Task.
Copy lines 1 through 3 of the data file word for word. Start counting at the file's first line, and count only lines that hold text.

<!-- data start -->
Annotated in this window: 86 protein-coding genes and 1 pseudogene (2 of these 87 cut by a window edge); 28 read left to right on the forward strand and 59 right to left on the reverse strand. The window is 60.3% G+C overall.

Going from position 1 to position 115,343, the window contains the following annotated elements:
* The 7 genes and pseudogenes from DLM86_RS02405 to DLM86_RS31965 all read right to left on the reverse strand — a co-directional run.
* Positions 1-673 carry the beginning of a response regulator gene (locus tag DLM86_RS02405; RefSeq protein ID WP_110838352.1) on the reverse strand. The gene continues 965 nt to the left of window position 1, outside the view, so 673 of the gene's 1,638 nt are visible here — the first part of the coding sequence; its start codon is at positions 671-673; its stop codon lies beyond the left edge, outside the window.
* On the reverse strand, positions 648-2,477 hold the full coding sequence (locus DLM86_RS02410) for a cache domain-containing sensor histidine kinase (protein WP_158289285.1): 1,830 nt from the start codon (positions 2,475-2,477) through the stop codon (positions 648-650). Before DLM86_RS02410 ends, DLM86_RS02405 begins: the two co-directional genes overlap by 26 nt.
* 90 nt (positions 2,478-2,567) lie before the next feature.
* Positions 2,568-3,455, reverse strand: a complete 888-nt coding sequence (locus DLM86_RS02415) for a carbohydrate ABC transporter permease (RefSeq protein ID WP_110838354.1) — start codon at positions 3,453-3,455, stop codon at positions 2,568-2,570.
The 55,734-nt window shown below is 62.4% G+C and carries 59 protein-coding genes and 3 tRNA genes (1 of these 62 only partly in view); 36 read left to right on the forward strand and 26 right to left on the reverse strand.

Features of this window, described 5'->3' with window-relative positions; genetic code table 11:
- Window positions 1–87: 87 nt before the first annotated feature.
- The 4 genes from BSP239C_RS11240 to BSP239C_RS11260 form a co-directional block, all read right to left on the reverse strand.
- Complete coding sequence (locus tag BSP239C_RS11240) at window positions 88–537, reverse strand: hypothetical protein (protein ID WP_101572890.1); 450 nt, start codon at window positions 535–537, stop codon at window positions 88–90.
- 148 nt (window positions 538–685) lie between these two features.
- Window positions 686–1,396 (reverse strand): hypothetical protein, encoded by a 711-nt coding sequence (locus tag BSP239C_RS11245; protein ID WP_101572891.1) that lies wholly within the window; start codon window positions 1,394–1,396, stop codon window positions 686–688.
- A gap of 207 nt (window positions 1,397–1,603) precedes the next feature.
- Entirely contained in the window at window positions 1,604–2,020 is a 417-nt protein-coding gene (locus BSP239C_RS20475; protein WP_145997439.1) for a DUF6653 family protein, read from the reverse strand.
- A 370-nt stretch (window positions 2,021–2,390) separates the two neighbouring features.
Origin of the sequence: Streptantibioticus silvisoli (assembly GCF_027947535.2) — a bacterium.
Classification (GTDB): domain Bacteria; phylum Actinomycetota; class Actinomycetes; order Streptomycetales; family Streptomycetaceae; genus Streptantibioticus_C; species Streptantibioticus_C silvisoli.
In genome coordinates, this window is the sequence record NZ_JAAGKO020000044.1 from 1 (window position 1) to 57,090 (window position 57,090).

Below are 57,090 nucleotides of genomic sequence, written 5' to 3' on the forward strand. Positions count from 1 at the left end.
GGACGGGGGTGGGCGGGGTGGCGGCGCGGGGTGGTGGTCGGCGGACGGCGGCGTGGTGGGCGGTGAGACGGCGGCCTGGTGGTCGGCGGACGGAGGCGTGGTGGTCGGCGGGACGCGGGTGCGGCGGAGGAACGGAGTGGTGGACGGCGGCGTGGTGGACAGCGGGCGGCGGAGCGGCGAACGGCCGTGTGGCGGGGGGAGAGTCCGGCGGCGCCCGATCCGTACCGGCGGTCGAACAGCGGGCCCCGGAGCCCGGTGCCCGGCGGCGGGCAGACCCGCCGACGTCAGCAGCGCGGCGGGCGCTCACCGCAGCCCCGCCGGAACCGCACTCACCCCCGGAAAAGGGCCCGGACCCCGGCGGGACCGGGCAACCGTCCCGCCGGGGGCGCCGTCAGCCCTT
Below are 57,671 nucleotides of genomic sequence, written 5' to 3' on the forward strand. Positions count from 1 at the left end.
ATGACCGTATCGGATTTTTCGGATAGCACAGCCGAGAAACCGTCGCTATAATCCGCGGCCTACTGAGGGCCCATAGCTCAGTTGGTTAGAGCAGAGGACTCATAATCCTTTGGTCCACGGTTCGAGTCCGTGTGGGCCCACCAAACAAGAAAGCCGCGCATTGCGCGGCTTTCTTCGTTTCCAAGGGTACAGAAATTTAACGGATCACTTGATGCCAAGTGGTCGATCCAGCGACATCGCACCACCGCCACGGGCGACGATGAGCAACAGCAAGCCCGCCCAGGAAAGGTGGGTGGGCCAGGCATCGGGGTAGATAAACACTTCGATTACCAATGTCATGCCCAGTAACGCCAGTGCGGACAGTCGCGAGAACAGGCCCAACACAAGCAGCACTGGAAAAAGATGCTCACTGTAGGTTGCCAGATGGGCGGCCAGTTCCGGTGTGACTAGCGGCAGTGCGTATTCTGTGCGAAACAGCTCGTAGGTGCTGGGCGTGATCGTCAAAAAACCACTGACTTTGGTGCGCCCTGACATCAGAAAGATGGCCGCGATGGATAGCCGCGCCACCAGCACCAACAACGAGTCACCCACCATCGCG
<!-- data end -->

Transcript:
Annotated in this window: 86 protein-coding genes and 1 pseudogene (2 of these 87 cut by a window edge); 28 read left to right on the forward strand and 59 right to left on the reverse strand. The window is 60.3% G+C overall.

Going from position 1 to position 115,343, the window contains the following annotated elements:
* The 7 genes and pseudogenes from DLM86_RS02405 to DLM86_RS31965 all read right to left on the reverse strand — a co-directional run.